Kansi con Pata



Last weekend I was invited by a friend to their new house for a barbecue at a pool and of course “Inuman” (drinking session) is a given. I wanted to cook something that would be a great hangover cure and the weather was a bit on the cool side. So what would be perfect that a hot and spicy, steaming bowl of soup. This recipe is close in flavor to Mexican “menudo” than Bulalo. My Batangueno friends loved it, and they are the masters of Northern Bulalo. So that’s a good sign. Enjoy!

This is my version of the “Kansi” I added some beef pata to the usual shank.

Panakot (Ingredients)
– 2 lbs Beef Shank with bone marrow
– 2 lbs Beef Pata (Knee) or Maskara (face)
– Kamias or Batuan (This is the traditional souring agent for classic Ilonggo cuisine, but it is hard to find so I used Kamias)
– Green Jackfruit (Langka)
– Tanglad (lemon grass)
– 1 small head of Garlic minced
– Tomato
– Sea Salt and Pepper
– Sili
– 1 tbsp of Atsuete (Annato seeds)

Paagi (Procedure)

– In a pressure cooker, brown half of the minced garlic and set aside for garnish later
– Add the rest of the garlic until slightly brown and saute with the tomatoes.
– Add the beef shank and beef pata.
– Add water to cover the meat, close the lid of the pressure cooker and cook for maybe 30 minutes
– After 30 minutes open your pressure cooker and check the beef shank if its tender as it will cook first before the pata. If it’s tender take it out and put aside.
– Take out the scum that’s floating on the top
– Add the lemongrass and Kamias
– Prepare the Annato seeds by adding some of the hot broth to the seeds let it sit for awhile till the colors come out.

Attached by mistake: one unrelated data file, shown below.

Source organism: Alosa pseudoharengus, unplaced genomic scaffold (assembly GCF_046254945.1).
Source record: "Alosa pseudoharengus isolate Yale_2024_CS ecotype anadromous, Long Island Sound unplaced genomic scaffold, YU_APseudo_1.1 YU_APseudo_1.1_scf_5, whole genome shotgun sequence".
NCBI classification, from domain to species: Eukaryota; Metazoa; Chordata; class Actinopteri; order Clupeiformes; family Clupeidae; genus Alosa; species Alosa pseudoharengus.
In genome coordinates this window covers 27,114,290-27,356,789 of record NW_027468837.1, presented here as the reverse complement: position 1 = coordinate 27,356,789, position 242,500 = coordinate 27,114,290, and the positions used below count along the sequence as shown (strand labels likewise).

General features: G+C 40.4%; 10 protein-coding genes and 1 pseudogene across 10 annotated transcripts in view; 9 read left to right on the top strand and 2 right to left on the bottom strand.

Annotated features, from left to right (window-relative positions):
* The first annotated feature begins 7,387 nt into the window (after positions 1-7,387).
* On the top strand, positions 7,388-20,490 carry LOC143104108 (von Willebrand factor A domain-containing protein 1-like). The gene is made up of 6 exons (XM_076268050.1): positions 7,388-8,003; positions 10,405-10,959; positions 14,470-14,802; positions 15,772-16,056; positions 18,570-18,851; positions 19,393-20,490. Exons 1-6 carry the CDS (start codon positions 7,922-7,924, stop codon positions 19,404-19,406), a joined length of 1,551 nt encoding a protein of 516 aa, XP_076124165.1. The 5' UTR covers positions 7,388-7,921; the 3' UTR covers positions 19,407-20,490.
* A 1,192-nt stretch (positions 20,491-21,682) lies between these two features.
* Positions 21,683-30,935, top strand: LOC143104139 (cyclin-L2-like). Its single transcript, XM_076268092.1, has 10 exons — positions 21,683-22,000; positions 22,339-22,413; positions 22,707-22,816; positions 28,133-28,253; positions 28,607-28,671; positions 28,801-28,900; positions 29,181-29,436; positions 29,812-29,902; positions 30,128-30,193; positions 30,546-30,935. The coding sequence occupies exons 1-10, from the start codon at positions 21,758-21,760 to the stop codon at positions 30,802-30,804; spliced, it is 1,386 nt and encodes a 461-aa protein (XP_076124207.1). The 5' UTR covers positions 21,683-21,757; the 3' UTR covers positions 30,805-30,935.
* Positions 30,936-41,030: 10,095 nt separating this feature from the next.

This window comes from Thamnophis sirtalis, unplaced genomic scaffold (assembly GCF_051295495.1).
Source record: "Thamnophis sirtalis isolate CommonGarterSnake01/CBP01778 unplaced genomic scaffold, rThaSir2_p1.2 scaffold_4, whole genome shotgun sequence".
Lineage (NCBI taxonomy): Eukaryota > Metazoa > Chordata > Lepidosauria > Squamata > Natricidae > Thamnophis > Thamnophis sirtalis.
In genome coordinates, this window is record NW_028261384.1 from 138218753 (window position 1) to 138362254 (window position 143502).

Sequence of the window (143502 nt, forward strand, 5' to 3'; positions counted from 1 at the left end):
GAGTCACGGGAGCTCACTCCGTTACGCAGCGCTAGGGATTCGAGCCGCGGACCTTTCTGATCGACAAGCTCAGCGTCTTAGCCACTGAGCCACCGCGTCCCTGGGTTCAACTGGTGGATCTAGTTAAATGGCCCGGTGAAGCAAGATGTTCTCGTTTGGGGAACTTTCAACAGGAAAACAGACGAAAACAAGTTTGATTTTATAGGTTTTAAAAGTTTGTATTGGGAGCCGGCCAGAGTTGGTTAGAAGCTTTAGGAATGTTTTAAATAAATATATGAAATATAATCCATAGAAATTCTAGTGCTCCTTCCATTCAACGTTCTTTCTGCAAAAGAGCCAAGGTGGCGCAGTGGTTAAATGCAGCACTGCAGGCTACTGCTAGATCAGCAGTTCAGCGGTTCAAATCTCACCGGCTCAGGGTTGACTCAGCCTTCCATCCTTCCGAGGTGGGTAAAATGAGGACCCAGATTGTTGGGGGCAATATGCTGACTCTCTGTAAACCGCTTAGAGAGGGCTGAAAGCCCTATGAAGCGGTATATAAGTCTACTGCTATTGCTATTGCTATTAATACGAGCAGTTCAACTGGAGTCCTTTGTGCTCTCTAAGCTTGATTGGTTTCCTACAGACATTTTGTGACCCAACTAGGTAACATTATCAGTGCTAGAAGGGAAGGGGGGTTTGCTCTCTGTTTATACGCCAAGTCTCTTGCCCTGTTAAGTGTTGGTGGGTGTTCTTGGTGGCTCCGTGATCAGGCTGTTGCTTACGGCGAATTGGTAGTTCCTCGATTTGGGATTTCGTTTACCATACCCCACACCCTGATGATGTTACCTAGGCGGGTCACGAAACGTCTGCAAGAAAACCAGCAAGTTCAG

– Close the pressure cooker again and continue cooking until the pata is fall off the bone tender maybe another 30-40 minutes
– Add the Langka and continue cooking till it’s fork tender
– Add the extract from the Annato seeds
– Bring back the shank and season with salt and pepper to taste
– Garnish with the crunchy garlic you had set aside

Serve hot.



  1. Emman said,

    August 31, 2009 at 9:12 PM

    Thanks for cooking that dish last weekend. Pata is among my favorites especially when cooked until you can “chew” the skin with your tongue. So your Kansi definitely is a winner for me. In fact, I had it tonight for dinner!

  2. beth said,

    January 19, 2010 at 2:56 PM

    kanamit gid ah!!!

  3. john gimay said,

    October 20, 2010 at 8:48 AM

    my own way of cooking the kansi.. panakot.. 1.beef kansi and 2.beef skin or balat in tagalog 3. alubihod or batuan. 4.garlic 5. unions..6. tanglad 7. sili 8. salt. 9. asuete 10. ajinamoto..11. magic sarap.. i dont use pressure cooker, we use old tradition way of cooking.. we use uling for boiling. first put the kansi in caldero and beef skin or pata, ajinamoto, magic sarap, union,garlic, tanglad,, salt, dn boil it until the water get sticky,, and the beef skin is very soft and sticky..

    • November 7, 2010 at 10:39 PM

      I agree this is a great way of cooking it, although I try to avoid MSG (Ajinamoto) if possible. I wish we have batuan here, I use frozen iba here in the US. Thanks for sharing

  4. icah said,

    November 6, 2010 at 5:07 AM

    love pata! we slow-cook this rather than pressure-cook so that the soup is a lot more thick and tasty. also no tomatoes to make it last longer during fiestas.

    • November 7, 2010 at 10:36 PM

      I agree, slow cooking is still the best. Specially when they cook it with wood fire or coals back home. It adds a lot smoky aroma to the dish

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